Main Index City Spectra The New Sky-Glow Spectra Evolution of Sky-Glow Lighting Laws
The spectrum near that downtown hot-spot (top picture) is shown below. This is easily obtained with today's DSLR cameras - as long as you're aware of the capabilities of your equipment and know how to modify and tweak all the parts to make them work.
Currently, all cities and towns, even those with LED systems, have the same elements & phosphors appearing in their sky-glow in varying strengths. Precise data will be found in "Your Light-Pollution - The New Sky-Glow Spectra".
Without getting into the details of the spectrographic device I constructed and DSLR body modifications I made to obtain my up-light spectrographs, the results need to be analyzed and referenced - otherwise they are meaningless. Any digital camera can capture spectra with some preparation. Using exactly the same setup, obtaining different lamp spectra as comparisons is relatively straightforward. The lamps are bright and require fractions of a second to get their spectra as compared to the few minutes required for overcast spectra or 20 minutes and more to get good clear-night spectra.
I can get plenty of detail with my spectrographic setup..the runnup of a once very common lamp, that of HPS, from the xenon-mercury starters on through to the pressure-broadening of the sodium is shown below.
The values for the mercury and sodium spectral lines are well known, in Angstroms or in nanometers. These can be found in many published papers or online documents.
Spectral Analysis Of My Sky-Glow:
First, a comparison of my clear-night spectrum (top portion) obtained in 2008, with a DX phosphor-coated mercury-vapor lamp (bottom portion):
I get the mercury (Hg) lines alright, but the bands due to the DX phosphor do not match anything in my sky-glow.
Comparison of my 2008 clear night spectrum (top) with a high-pressure-sodium lamp (bottom):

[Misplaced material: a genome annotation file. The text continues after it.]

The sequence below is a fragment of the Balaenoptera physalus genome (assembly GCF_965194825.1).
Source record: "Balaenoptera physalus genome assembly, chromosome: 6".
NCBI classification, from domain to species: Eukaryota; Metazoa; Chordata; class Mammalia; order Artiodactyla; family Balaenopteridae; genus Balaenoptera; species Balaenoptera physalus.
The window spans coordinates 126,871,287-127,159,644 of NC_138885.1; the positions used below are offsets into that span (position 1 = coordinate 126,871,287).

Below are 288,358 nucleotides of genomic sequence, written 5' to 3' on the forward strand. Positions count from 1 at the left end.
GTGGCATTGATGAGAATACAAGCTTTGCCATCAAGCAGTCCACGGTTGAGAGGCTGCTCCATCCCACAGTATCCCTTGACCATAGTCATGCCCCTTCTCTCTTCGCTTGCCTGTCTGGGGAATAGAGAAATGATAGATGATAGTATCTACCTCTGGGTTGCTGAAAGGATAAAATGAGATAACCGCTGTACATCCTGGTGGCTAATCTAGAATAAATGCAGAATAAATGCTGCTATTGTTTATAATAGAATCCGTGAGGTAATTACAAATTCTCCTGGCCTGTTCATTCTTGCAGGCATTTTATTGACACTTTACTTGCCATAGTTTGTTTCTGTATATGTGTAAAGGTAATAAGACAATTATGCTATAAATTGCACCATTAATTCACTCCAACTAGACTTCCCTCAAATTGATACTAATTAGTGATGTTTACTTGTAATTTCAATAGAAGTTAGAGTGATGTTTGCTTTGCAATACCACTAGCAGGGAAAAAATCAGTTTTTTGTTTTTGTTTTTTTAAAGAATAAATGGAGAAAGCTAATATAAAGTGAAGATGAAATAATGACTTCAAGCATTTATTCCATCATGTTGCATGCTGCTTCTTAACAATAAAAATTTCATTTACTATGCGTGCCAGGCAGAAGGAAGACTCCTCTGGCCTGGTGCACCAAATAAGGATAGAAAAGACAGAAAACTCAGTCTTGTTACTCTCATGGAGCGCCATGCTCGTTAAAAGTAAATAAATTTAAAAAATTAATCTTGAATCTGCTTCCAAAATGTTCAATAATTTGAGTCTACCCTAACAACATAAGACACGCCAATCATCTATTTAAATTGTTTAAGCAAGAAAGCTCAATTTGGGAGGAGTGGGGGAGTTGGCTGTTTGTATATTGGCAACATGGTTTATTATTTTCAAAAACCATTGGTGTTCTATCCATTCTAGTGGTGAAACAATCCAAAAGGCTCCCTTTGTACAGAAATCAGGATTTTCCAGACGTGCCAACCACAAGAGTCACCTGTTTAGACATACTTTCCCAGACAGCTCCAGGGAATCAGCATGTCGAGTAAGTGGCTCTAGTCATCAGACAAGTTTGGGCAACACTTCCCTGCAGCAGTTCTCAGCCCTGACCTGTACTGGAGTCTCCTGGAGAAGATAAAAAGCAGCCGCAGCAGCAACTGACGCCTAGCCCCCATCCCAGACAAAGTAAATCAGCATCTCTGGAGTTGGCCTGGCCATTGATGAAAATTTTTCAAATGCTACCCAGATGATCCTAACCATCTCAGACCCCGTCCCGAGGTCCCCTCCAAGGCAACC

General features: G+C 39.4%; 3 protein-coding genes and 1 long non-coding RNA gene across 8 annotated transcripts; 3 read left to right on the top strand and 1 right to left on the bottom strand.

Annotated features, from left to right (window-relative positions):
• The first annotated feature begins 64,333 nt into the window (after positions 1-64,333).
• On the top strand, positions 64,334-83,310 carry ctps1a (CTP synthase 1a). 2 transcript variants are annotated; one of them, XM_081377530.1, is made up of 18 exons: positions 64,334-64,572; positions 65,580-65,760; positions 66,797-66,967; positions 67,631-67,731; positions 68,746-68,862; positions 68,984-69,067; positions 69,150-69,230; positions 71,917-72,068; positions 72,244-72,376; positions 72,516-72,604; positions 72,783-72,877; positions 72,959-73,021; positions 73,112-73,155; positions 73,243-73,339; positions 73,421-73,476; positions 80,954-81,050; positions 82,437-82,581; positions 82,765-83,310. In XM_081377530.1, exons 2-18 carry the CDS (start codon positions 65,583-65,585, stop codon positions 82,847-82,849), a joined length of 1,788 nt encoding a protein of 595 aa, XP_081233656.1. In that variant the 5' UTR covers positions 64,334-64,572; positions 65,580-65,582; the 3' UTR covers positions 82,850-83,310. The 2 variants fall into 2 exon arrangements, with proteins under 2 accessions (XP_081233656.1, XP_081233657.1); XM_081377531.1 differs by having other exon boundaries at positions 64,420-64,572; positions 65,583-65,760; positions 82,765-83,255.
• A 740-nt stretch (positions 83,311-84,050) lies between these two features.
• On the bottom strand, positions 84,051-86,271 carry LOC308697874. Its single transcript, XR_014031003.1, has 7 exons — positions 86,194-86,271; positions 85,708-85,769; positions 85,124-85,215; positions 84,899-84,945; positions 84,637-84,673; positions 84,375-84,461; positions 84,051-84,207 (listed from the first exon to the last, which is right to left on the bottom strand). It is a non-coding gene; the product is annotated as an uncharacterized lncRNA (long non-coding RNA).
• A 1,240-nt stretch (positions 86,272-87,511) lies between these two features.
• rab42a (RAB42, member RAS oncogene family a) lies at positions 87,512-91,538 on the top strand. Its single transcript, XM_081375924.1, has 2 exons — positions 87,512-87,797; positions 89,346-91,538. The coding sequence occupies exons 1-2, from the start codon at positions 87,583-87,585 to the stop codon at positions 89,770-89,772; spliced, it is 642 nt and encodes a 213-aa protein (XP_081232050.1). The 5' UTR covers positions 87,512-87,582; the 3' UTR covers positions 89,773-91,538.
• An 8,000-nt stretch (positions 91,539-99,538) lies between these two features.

Ok good, I get many sodium lines, however, there are blue and blue-green lines unaccounted for.
Comparison of my 2008 clear night spectrum (top) with a standard North American metal-halide lamp (bottom part):
This comparison not only gives me the
significant contributions from one element but the mercury lines as well. Most of the lines can now be attributed; the similarity in the violet and blue parts of the spectrum is interesting. Moreover, the peak inside the Na self-reversal band can now be explained. The white arrows indicatethe spectral lines of ONLY one element. What is this element?
Going further, using an overcast spectrum to bring out red features, a more recent up-light spectrum (April 2017) is compared to the spectrum of an induction-lamp. This type of outdoor fluorescent lamp has the same modern phosphors as any compact-fluorescent-lamp - the so-called tri-phosphors.
The 3 phosphor bands of the "tri-phosphor" lamp are marked with heavy arrows. I can now attribute that extra red line (to the left of the 616 nm sodium line) to induction lighting. No, that line can't be due to porch lights. The very strong Hg lines in contemporary urban sky-glow with this extra red line infers strong fluorescent lighting. The spectral signature of such a lamp:
The up-light spectrum of any region can now be completely known (at least by me). Even minor lines (or features) can be attributed. It turns out that both up-light and clear-night skyglow are quite variable in time or by location.
Variation by location:
The greatest relative spectral variation of up-light is due to the type of lighting employed locally. It can also be variable with a simple viewpoint change for the same location.
You can get precise details and more in the New Sky-Glow Spectra.